From there, we went to Brick Lane and Shoredich and discovered its many nooks and crannies, wandering in and out of little shops and Indian supermarkets. This was the cultural part of London since there were so many Indian places. I think I liked it the best: the streets were overcrowded but the environment was so wonderful and full of culture. At the end of the lane, we visited an enormous outdoor flower market which smelled so good and was so relaxing with all the brightly colored plants and the consistently sunny weather.
Once our legs grew tired and my time was dwindling down, we stopped at Ale’s favorite café for something to drink. There, Federica, my roommate Carlo’s sister, came to say hello. And after a short hour, both Federica and Ale took me to the bus stop for me to catch my dreaded ride back to Madrid.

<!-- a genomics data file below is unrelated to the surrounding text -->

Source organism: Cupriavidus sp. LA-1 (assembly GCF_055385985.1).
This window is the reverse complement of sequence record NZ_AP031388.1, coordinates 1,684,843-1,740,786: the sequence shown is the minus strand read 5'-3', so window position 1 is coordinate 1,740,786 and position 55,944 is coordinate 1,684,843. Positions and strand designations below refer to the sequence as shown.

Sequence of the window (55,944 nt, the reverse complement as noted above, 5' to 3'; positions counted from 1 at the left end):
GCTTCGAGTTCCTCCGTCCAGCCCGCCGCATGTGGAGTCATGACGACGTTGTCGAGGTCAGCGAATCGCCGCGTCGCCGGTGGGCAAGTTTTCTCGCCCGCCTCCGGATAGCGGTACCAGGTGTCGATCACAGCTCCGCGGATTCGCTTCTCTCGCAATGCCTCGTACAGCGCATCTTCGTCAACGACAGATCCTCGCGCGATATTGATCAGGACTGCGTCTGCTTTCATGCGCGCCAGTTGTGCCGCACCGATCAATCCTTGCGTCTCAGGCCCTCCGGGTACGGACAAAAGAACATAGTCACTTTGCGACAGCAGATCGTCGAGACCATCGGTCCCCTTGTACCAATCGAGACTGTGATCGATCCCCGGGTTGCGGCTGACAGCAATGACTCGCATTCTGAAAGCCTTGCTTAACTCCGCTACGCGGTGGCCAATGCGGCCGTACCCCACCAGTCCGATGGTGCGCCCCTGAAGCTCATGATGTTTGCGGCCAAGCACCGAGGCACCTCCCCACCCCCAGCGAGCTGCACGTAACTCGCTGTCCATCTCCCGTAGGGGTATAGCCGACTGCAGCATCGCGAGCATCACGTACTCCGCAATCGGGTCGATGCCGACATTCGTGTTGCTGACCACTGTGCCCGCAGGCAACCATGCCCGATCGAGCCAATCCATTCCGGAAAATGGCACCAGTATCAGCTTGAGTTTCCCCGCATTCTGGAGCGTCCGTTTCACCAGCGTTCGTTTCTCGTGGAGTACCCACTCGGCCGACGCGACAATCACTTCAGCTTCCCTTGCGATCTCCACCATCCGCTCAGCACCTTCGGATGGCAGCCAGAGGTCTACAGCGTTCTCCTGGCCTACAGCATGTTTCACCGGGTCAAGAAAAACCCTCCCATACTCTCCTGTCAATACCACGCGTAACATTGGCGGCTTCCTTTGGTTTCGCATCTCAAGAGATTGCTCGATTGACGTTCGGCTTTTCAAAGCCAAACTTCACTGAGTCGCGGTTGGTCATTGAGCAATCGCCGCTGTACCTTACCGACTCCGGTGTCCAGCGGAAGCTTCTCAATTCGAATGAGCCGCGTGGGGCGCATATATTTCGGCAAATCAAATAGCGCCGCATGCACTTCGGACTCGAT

Saying goodbye to Alejandra was really hard, as I knew it was going to be. I got to see her almost everyday last year. This year, I’ve had to grow accustomed to not having her around. But just spending time with her alone all weekend was so nice. It gave us a chance not only to catch up, but to just talk about life and whatever it is that great friends discuss. Her time in London is coming to a close and then she’ll be back in Madrid where she belongs. Unfortunately, I’m now leaving for Barcelona, so we are just going to miss each other again. But at least Barcelona and Madrid are much closer and easier to get to and from than Madrid and London. So I’m sure Ale and I will be seeing each other soon. At least I hope so.
So here’s to the end of a great and short weekend with a great friend in a city that I hope to call my home someday.
Write more later,